Boltedfruit Archive

Golden Floor

Published: 2021-06-25

Category: M/M

Rating: E

Words: 1,581

Fandom: Thor

Ship: Thor/Loki

Characters: Thor, Loki

Tags: Implied Torture, Imprisonment, Post-Avengers (2012)


“I love you,” Thor once told him.


Loki had stared.


“Do not say stupid things.” And there had been such vicious bite in his voice.

Author's Note

I hope you enjoy! And consider leaving a comment at the end of the fic to let me know what you thought.

   They broke him in the pit. A hole of musk and insects and creatures too small and too dangerous for the light of day. They broke him there. It took three days. He was mindless by the fourth.


“Let me go home. Let me go home,” he had pleaded. Promises, he remembered in an echo of a thought. Another life, never his, never— “No,” they said.


“Please, please, please…” a slow chant, meaningless to the towering shadows.




It took three days to break him.


By the fourth his soul was lost and he could not remember his name.


He only knew one name anymore. And he was dead too.



   “Brother, why tarry on this? I thought we were done with training.”


Thor paced before him, eager in his steps and eyes bright with laughter. His smile was plastered there to his smug face, but—no, not smug. Loki was mistaken on that bit.


“We are done, I merely wish to wrestle. Like the old days!” Thor sheathed the blade he’d been swinging around at his hip, hanging it on the weapons rack just off the courtyard. He ran back and was waiting on Loki.


Loki tossed his to the grass, not caring entirely for the state the sheathe found itself in by the end of the day. He’d already used it to butt Thor several times in the nose on careless turns. Loki had always been better at defense.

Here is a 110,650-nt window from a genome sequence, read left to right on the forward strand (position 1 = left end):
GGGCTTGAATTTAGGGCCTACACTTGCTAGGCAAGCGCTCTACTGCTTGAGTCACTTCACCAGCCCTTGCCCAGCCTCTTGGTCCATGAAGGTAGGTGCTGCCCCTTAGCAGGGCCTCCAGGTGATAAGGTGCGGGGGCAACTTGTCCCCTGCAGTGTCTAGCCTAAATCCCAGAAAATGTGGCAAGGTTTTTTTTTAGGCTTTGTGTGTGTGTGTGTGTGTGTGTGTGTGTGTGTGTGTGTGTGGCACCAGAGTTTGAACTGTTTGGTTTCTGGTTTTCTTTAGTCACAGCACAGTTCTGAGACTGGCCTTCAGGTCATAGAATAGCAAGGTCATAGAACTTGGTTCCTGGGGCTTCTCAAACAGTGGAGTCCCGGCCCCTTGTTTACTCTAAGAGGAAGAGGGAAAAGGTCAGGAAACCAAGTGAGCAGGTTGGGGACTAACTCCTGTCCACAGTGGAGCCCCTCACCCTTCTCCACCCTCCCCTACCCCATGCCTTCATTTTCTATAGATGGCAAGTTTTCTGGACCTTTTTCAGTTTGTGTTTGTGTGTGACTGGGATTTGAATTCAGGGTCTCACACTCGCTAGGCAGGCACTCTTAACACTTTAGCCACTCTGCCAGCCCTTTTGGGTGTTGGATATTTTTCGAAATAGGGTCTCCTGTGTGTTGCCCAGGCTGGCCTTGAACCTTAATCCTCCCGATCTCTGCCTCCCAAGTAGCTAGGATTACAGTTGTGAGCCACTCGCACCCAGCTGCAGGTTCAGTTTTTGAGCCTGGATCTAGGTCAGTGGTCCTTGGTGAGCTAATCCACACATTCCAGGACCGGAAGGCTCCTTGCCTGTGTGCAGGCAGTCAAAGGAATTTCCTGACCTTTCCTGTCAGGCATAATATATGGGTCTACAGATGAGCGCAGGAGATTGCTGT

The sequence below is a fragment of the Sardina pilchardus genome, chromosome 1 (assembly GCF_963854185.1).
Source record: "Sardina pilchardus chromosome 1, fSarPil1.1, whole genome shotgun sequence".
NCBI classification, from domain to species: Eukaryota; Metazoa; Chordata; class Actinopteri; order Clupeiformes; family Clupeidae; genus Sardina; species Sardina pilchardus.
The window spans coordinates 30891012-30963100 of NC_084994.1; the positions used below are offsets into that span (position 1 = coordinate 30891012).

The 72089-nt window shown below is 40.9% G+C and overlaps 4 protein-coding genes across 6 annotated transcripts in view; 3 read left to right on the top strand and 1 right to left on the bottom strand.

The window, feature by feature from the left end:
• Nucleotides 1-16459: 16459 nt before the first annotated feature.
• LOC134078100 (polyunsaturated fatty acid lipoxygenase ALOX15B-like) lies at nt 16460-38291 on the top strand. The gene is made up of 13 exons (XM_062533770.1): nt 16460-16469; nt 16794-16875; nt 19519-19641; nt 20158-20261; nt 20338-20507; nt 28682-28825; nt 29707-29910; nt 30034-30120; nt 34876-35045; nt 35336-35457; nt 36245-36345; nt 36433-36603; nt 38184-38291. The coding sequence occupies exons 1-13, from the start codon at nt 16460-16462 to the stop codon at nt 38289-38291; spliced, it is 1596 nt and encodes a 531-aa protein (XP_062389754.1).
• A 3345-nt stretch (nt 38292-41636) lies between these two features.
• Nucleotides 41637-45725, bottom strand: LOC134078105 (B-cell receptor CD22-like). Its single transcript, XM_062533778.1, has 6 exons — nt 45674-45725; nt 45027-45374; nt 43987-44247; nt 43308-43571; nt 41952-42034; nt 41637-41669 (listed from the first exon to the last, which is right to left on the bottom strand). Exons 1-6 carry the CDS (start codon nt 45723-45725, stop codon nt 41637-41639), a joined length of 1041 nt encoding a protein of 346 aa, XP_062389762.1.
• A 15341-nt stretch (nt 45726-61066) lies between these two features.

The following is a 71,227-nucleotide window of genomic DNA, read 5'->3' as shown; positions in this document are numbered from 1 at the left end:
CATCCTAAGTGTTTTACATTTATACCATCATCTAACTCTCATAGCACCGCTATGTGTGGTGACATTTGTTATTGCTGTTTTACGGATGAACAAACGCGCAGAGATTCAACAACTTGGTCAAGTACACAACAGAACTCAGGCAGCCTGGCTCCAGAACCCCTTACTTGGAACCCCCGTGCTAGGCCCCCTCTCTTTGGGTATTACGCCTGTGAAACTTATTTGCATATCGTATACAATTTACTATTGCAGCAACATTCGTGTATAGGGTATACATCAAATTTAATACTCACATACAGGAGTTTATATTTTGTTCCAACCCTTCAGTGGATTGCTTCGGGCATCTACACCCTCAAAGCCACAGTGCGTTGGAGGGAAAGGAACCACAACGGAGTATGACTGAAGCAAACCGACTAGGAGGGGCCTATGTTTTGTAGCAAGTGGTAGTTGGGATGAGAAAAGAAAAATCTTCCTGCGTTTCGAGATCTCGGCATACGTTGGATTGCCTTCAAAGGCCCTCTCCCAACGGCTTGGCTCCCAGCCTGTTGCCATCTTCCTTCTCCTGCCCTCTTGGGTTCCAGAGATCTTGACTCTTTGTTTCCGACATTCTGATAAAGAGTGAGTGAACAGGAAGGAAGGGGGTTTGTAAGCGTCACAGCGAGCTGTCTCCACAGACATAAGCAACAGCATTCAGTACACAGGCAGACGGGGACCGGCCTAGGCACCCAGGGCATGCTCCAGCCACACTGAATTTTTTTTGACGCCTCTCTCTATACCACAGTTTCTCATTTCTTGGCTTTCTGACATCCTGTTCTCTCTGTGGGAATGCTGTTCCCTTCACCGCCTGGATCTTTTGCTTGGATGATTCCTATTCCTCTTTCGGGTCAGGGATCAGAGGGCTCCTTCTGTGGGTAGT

Thor crouched low, readying himself, Loki mirroring him. It went as an unsaid request not to use his magic, so he wouldn’t. No doubles today. Just like when they were children.


They still technically were.


“Then come, or are you frightened?” mocked Loki. Thor’s smile widened.


And then he charged.



   The first day he’d screamed. Covered in red searing lashes and stillbleeding punctures, he’d screamed for the one he still remembered, the one he still knew to be his, until his throat was raw and he feared he would soon cough up blood.


Down here there was no place to sit comfortably, or sleep, or shit, or piss, or even eat for there was no food. There was never food.


That first day it was only dark and the silent terrors of the night he thought himself so familiar with.


The screams started again, hoping it would summon the rain.


It didn’t come.



   Loki first felt truly alone around his fourteenth name day. It was a small thing. And to think on it now brought the barest grimace of embarrassment. They had been children, just children. But Thor, older than him by only a handful of years, had chosen going with Odin to fawn over his new toy over training with Loki. Loki had begged to go, in his own way. Terrified in a way he’d never been, all at the prospect of Thor moving on without him.


Thor saw him cry that day. It was a shame he knew Thor would never unsee in him.


Loki promised himself he would never beg again.



   The second day there was a hole in the sky. A beam of light a quill wide shot through the universe to pierce the floor just beside his knee, revealing a small disc of gold, and Loki marveled at the sight. So long, it seemed, without light.


They would bleed for this.


He had stopped screaming.


He was used to being alone.



   Sometimes he wonders what it would be like to write letters to those he’d killed.


Thor would end up with the most, and it is that fact that makes him scrap the idea entirely.


Another shame only Thor would be concerned with.


Another notch upon the beam.



   Asgard once had a pit like this.


His wounds had not yet healed. With what magic he had sealed, he could do nothing to help the process, the pain. Everything was beginning to blur.


Odin was the only one who could unbind the ancient runes that so withheld his power, and now that he was dead the power to unbind went to Thor.


But Thor was gone. Loki would perish here. There was no other tale.



   “I love you,” Thor once told him.


Loki had stared.


“Do not say stupid things.” And there had been such vicious bite in his voice.


Thor never said it again.


Maybe it was the fear, maybe it was something else. Maybe it was because by then they had already lain together and words like that were not for their kind.